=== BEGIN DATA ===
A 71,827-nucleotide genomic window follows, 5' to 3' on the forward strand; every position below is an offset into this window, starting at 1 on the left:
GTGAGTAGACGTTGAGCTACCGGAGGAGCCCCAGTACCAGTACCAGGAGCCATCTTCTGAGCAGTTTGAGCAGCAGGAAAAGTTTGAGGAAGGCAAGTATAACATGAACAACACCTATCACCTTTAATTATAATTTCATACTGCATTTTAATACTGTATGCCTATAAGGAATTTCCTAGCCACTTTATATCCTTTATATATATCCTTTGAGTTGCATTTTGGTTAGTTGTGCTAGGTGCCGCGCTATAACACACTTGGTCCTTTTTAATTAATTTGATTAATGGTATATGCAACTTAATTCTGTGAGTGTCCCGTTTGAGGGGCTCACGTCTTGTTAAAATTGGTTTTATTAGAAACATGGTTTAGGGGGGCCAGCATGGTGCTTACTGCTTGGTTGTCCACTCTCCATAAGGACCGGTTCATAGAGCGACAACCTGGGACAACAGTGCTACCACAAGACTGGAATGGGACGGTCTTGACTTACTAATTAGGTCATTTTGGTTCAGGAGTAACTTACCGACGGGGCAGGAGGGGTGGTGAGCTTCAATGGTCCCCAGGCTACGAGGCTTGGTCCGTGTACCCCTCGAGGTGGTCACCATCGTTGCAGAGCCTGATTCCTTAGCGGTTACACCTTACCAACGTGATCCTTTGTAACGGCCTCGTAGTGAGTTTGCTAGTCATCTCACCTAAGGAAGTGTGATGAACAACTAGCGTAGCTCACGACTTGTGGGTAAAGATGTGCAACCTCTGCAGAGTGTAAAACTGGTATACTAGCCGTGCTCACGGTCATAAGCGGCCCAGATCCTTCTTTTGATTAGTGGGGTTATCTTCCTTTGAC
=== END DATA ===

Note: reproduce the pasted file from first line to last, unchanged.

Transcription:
A 71,827-nucleotide genomic window follows, 5' to 3' on the forward strand; every position below is an offset into this window, starting at 1 on the left:
GTGAGTAGACGTTGAGCTACCGGAGGAGCCCCAGTACCAGTACCAGGAGCCATCTTCTGAGCAGTTTGAGCAGCAGGAAAAGTTTGAGGAAGGCAAGTATAACATGAACAACACCTATCACCTTTAATTATAATTTCATACTGCATTTTAATACTGTATGCCTATAAGGAATTTCCTAGCCACTTTATATCCTTTATATATATCCTTTGAGTTGCATTTTGGTTAGTTGTGCTAGGTGCCGCGCTATAACACACTTGGTCCTTTTTAATTAATTTGATTAATGGTATATGCAACTTAATTCTGTGAGTGTCCCGTTTGAGGGGCTCACGTCTTGTTAAAATTGGTTTTATTAGAAACATGGTTTAGGGGGGCCAGCATGGTGCTTACTGCTTGGTTGTCCACTCTCCATAAGGACCGGTTCATAGAGCGACAACCTGGGACAACAGTGCTACCACAAGACTGGAATGGGACGGTCTTGACTTACTAATTAGGTCATTTTGGTTCAGGAGTAACTTACCGACGGGGCAGGAGGGGTGGTGAGCTTCAATGGTCCCCAGGCTACGAGGCTTGGTCCGTGTACCCCTCGAGGTGGTCACCATCGTTGCAGAGCCTGATTCCTTAGCGGTTACACCTTACCAACGTGATCCTTTGTAACGGCCTCGTAGTGAGTTTGCTAGTCATCTCACCTAAGGAAGTGTGATGAACAACTAGCGTAGCTCACGACTTGTGGGTAAAGATGTGCAACCTCTGCAGAGTGTAAAACTGGTATACTAGCCGTGCTCACGGTCATAAGCGGCCCAGATCCTTCTTTTGATTAGTGGGGTTATCTTCCTTTGAC